Healthy Steps: Get Walking to Lose Weight
10,000 Steps Daily Helps Midlife Women Lose Weight
WebMD News Archive
May 6, 2004 -- Strap on the pedometer: Walking 10,000 steps
daily helps greatly with weight loss, according to a new study. That's about
five miles -- but over a day's time, it's possible, experts say.
Regular exercise has long been known to burn calories. Studies
have shown that people who exercise regularly have less body fat, especially in
the belly. Fat in the belly is linked to heart disease risk.
But the question has been: Exactly how much walking works?
This is the first study to specifically look at that figure,
writes lead researcher Dixie L. Thompson, PhD, with the Center for Physical
Activity and Health at the University of Tennessee in Knoxville. Her study
appears in the journal Medicine & Science in Sports &
"Pedometers have become increasingly popular devices for
public use," writes Thompson. "These devices are relatively
inexpensive, are unobtrusive, and provide immediate feedback to the
wearer." They also provide a relatively accurate report of overall calorie
Among women over age 40, walking has been known to make a
difference, reports Thompson. She set out to give midlife women a "walking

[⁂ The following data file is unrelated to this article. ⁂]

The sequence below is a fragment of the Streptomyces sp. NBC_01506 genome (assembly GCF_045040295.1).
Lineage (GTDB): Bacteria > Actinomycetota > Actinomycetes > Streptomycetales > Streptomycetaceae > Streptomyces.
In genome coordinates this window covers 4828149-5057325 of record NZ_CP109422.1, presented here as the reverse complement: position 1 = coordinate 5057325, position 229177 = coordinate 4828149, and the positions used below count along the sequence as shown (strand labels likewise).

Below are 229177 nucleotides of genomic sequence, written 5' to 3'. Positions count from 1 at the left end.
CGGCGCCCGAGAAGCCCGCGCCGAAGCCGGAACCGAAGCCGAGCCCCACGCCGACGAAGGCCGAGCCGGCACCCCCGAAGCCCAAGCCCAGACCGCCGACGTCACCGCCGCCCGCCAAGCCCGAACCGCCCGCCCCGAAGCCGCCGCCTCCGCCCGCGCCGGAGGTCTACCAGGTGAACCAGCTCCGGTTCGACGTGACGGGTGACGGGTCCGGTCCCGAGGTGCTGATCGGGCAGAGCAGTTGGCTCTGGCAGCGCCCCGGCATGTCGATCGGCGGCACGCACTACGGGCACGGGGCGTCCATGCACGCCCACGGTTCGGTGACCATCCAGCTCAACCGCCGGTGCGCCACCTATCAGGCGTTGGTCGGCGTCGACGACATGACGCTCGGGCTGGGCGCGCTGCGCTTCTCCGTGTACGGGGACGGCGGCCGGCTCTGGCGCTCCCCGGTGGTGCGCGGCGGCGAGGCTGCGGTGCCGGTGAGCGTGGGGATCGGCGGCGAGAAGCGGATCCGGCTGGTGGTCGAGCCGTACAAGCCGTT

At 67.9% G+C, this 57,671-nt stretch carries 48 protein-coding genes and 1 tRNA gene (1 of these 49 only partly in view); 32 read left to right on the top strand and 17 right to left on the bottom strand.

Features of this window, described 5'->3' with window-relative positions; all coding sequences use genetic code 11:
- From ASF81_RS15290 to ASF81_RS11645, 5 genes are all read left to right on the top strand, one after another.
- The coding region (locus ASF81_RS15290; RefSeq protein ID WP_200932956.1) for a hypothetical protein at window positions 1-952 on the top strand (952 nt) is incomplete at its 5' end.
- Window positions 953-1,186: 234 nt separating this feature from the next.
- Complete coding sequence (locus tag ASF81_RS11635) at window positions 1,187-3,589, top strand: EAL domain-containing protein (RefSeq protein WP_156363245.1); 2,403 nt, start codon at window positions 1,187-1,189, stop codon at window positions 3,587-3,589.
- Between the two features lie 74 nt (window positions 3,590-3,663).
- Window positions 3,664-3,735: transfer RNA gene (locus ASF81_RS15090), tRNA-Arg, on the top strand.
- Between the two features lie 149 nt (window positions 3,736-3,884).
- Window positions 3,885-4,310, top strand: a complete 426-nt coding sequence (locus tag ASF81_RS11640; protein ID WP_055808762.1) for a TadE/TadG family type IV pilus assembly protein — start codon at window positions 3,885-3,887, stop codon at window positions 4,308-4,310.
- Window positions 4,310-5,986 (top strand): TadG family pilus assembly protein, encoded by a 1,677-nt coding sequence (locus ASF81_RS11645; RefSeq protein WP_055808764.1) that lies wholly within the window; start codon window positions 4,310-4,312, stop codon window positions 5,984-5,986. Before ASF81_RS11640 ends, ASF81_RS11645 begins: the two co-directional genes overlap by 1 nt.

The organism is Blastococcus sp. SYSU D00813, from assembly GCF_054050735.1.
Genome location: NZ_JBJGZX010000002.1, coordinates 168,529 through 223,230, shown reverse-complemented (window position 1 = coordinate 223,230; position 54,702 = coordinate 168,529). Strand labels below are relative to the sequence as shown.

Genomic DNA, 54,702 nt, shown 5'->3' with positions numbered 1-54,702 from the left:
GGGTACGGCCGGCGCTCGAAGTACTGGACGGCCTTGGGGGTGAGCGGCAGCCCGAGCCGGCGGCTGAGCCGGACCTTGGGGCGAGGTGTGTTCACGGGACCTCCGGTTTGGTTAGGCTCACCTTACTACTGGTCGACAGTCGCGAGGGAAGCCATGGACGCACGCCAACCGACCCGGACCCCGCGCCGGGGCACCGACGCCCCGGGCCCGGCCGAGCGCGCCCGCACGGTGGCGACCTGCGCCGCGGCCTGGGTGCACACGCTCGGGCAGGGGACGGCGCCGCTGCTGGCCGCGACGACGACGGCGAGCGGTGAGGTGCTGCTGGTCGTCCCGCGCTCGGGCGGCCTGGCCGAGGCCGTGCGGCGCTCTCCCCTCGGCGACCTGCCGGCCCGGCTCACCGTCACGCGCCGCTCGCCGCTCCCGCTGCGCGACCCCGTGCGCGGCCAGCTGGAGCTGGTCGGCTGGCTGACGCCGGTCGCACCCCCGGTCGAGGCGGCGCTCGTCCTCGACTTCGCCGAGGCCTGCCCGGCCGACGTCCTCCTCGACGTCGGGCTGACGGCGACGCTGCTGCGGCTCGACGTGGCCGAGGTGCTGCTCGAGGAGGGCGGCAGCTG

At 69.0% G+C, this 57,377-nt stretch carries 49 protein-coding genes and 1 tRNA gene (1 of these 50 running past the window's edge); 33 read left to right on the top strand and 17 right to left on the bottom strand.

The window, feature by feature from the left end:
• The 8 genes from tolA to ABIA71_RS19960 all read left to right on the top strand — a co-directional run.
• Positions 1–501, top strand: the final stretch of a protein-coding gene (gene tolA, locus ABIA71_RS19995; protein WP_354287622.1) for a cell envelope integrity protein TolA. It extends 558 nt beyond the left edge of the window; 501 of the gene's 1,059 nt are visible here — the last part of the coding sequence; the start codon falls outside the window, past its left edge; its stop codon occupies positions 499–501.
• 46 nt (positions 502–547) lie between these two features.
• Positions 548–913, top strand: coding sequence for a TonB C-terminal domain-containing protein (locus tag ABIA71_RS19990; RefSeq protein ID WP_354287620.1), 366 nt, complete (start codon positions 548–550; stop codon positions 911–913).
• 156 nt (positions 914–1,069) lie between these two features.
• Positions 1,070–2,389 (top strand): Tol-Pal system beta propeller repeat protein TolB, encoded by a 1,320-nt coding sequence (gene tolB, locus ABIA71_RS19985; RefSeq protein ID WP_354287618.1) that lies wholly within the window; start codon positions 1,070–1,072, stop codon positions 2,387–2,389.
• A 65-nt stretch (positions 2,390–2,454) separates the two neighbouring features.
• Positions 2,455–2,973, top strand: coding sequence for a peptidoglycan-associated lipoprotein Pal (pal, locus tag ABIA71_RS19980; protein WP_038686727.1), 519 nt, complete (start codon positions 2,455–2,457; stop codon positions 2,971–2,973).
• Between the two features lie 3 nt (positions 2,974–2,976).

formula" for weight loss.
Getting the Figure
In her study, 80 women -- average age 50 years old -- wore a
pedometer every day for seven days. But before they started, researchers
measured their height, weight, body mass index (BMI, a measure of body fat), as
well as waist and hips (to determine belly fat).
Women wore their pedometers on their waistband. Every evening,
they noted the number of steps they walked that day. Every morning, they reset
the pedometers. They did nothing different, in terms of exercise -- just
followed their typical work and leisure routines.
At the end of seven days, it was obvious: Women who walked more
had less body fat, lower body mass index (BMI), and a lower waist/hip
circumference, writes Thompson.
BMI, waist circumference, and waist-to-hip ratio are measures
of obesity. A BMI of more than 25 is considered overweight, and more than 30 is
obese. In men, having a waist more than 40 inches or waist-to-hip ratio more
than 0.95 increases the risk of health problems. In women,
it's 35 inches and 0.80.
The average sedentary person walks 2,000-3,000 steps per
In this study, women walking:
Less than 6,000 steps had a BMI of 29, 44% body fat, a 37-inch
waist, 42-inch hips, and a 0.87 waist-to-hip ratio.
6,000 to 10,000 steps had a BMI of 26, 35% body fat, a 32-inch
waist, 40-inch hips, and a 0.80 waist-to-hip ratio.
10,000 steps or more had a BMI of 23, 26% body fat, a 29-inch
waist, 39-inch hips, and a 0.75 waist-to-hip ratio.
"Those who walked less had more total fat, and more
centrally located fat," Thompson writes. The health implications (heart
disease and type 2 diabetes) caused by this excess fat make her study
important, she adds.